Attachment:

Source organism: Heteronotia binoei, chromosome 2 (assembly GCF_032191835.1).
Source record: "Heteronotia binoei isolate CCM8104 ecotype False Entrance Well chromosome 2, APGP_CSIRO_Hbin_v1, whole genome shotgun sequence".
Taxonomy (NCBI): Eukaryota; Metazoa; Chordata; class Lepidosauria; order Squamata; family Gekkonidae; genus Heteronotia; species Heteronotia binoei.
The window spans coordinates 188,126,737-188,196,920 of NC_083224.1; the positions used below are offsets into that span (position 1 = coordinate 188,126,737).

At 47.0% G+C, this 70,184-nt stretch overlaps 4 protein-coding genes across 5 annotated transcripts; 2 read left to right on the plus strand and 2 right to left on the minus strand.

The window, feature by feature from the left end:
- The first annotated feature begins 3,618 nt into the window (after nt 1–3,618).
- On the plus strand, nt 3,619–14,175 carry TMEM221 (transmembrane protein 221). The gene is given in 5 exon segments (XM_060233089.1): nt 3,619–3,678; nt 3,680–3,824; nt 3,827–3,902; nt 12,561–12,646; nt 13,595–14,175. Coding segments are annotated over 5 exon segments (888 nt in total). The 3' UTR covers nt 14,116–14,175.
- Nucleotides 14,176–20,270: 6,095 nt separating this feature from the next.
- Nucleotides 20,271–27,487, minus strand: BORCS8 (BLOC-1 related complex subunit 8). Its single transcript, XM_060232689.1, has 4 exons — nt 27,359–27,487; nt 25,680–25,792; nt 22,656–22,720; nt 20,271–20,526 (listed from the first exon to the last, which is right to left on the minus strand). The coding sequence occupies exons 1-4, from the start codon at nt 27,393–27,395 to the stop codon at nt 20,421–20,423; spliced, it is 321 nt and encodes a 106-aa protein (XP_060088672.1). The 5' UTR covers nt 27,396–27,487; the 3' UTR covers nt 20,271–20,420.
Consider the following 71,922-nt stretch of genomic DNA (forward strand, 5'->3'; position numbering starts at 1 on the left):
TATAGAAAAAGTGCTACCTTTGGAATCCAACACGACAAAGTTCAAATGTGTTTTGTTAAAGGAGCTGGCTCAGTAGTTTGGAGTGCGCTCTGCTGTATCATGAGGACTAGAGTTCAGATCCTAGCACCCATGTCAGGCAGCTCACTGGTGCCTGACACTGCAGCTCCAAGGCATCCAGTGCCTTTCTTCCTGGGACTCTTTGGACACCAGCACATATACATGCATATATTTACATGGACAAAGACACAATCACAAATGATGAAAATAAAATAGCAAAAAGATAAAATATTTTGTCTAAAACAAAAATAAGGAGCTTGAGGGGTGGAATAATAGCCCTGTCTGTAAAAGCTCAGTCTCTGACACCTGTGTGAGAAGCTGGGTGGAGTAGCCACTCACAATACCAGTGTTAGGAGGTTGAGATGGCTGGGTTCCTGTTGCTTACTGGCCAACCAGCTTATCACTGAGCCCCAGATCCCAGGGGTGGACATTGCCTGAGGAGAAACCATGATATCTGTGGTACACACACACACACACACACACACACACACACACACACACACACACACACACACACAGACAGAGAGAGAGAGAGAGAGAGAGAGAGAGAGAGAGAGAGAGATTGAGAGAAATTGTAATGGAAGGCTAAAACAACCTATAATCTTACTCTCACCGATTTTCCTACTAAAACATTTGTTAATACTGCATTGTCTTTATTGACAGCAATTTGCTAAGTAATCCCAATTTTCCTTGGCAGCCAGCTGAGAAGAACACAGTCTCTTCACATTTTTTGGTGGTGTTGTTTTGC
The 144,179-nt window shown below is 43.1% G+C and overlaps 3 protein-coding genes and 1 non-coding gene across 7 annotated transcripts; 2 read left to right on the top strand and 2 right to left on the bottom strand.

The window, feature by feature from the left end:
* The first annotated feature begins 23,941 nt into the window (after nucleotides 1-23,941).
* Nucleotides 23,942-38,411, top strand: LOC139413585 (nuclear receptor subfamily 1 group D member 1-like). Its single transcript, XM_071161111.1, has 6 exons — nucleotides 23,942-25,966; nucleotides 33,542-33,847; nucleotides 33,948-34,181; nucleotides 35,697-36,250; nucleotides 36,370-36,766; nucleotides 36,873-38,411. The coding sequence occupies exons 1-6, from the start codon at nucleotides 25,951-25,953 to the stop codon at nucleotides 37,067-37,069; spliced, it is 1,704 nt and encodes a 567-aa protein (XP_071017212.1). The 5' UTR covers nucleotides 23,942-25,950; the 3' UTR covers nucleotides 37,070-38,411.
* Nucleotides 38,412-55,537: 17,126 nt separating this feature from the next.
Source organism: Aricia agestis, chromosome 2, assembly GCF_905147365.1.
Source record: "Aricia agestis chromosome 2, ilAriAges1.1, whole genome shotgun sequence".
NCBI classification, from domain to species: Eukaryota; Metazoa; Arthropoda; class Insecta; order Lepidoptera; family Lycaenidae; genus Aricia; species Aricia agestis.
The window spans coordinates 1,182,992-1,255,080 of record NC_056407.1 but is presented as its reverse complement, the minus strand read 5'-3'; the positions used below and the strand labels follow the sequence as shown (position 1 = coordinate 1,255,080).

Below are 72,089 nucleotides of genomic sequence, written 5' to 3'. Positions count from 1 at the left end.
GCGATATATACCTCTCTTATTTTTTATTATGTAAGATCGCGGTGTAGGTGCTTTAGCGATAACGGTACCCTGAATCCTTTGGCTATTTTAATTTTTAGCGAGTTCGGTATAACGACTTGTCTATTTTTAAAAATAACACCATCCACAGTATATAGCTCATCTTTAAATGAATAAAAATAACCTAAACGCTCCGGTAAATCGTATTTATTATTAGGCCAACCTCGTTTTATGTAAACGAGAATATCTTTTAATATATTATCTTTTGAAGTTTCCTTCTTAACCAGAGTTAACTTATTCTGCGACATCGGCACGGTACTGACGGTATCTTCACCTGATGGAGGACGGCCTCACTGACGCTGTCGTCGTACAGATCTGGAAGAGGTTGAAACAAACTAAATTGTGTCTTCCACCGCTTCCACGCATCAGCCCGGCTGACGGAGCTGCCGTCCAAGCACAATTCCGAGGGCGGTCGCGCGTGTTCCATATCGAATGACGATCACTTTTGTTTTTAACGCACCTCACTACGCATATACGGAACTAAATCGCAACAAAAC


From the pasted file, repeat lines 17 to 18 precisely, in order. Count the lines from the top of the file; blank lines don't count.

* Nucleotides 38,412-55,537: 17,126 nt separating this feature from the next.
Source organism: Aricia agestis, chromosome 2, assembly GCF_905147365.1.